0
Laboratory and Animal Investigations |

Association of p53 Gene Mutation and Telomerase Activity in Resectable Non-Small Cell Lung Cancer*

Yoshimasa Maniwa, MD, FCCP; Masahiro Yoshimura, MD; Chiho Obayashi, MD; Mayumi Inaba, MD; Kazue Kiyooka, MD; Makiko Kanki, MD; Yutaka Okita, MD
Author and Funding Information

*From the Departments of Surgery Division II (Drs. Maniwa, Yoshimura, Kiyooka, Kanki, and Okita) and Pathology (Drs. Obayashi and Inaba), Kobe University School of Medicine, Kobe, Japan.

Correspondence to: Yoshimasa Maniwa, MD, FCCP, Department of Surgery Division II, Kobe University School of Medicine, 7–5-2 Kusunoki-cho, Chuo-ku, Kobe 650-0017, Japan; e-mail: rk3y-mnw@asahi-net.or.jp



Chest. 2001;120(2):589-594. doi:10.1378/chest.120.2.589
Text Size: A A A
Published online

Purpose: Mutation of the p53 gene and deregulation of telomerase may be essential for canceration in some malignant diseases. However, relationships between these occurrences have not yet been clarified. We examined the roles of p53 gene mutation and telomerase activity relative to the clinical and pathologic features of non-small cell lung carcinoma (NSCLC).

Methods: Frozen sections of 40 surgically resected NSCLC specimens were used. DNA extracted from fresh tumor specimens was analyzed with polymerase chain reaction (PCR), single-strand conformation polymorphism (SSCP) method, to screen alterations in the p53 gene. Exons showing aberrant band shifts on SSCP were reamplified, and the PCR products were directly sequenced. In addition, the telomerase activity of the same specimens was analyzed quantitatively with the fluorescence-based telomeric repeat amplification protocol assay, and the total product generated (TPG) method. Clinical and pathologic parameters were evaluated using a statistical analysis system.

Results: Mutations of the p53 gene relevant to an altered protein were confirmed in 19 of 40 specimens (47.5%). The TPG of 40 specimens was 75.24 ± 15.55 (mean ± SE). The TPG of the 19 specimens positive for p53 gene mutation was significantly higher than that of the 21 specimens negative for p53 gene mutation. Furthermore, the degree of cell differentiation was significantly correlated with both p53 gene mutation and high telomerase activity.

Conclusions: p53 gene mutation and high telomerase activity cooperate to induce tumorigenesis and low-grade differentiation in NSCLC. Simultaneous occurrence of p53 gene mutation and high telomerase activity may be relevant to the grade of malignancy in NSCLC.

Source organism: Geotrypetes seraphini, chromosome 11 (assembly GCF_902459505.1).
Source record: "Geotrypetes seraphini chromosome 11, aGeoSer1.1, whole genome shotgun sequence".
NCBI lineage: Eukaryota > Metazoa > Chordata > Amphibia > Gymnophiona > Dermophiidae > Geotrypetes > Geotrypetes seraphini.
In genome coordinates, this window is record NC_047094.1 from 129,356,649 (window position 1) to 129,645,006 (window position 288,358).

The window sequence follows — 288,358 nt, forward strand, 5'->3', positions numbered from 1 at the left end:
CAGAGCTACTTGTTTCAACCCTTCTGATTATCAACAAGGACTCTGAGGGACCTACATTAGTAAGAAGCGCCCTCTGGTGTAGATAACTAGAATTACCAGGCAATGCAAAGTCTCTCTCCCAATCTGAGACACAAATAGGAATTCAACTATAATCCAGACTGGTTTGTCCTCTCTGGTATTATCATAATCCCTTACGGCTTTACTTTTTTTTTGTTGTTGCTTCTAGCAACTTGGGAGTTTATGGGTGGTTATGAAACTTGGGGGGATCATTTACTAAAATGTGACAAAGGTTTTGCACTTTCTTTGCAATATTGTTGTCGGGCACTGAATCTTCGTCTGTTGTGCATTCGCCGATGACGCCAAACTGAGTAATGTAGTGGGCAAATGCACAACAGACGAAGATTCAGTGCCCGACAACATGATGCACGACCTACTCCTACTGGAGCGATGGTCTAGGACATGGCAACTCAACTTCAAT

Figures in this Article

Sign In to Access Full Content

MEMBER & INDIVIDUAL SUBSCRIBER

Want Access?

NEW TO CHEST?

Become a CHEST member and receive a FREE subscription as a benefit of membership.

Individuals can purchase this article on ScienceDirect.

Individuals can purchase a subscription to the journal.

Individuals can purchase a subscription to the journal or buy individual articles.

Learn more about membership or Purchase a Full Subscription.

INSTITUTIONAL ACCESS

Institutional access is now available through ScienceDirect and can be purchased at myelsevier.com.

Sign In to Access Full Content

MEMBER & INDIVIDUAL SUBSCRIBER

Want Access?

NEW TO CHEST?

Become a CHEST member and receive a FREE subscription as a benefit of membership.

Individuals can purchase this article on ScienceDirect.

Individuals can purchase a subscription to the journal.

Individuals can purchase a subscription to the journal or buy individual articles.

Learn more about membership or Purchase a Full Subscription.

INSTITUTIONAL ACCESS

Institutional access is now available through ScienceDirect and can be purchased at myelsevier.com.

Figures

Tables

References

NOTE:
Citing articles are presented as examples only. In non-demo SCM6 implementation, integration with CrossRef’s "Cited By" API will populate this tab (http://www.crossref.org/citedby.html).

Some tools below are only available to our subscribers or users with an online account.

Sign In to Access Full Content

MEMBER & INDIVIDUAL SUBSCRIBER

Want Access?

NEW TO CHEST?

Become a CHEST member and receive a FREE subscription as a benefit of membership.

Individuals can purchase this article on ScienceDirect.

Individuals can purchase a subscription to the journal.

Individuals can purchase a subscription to the journal or buy individual articles.

Learn more about membership or Purchase a Full Subscription.

INSTITUTIONAL ACCESS

Institutional access is now available through ScienceDirect and can be purchased at myelsevier.com.

Related Content

Customize your page view by dragging & repositioning the boxes below.

Find Similar Articles
CHEST Journal Articles
PubMed Articles
  • CHEST Journal
    Print ISSN: 0012-3692
    Online ISSN: 1931-3543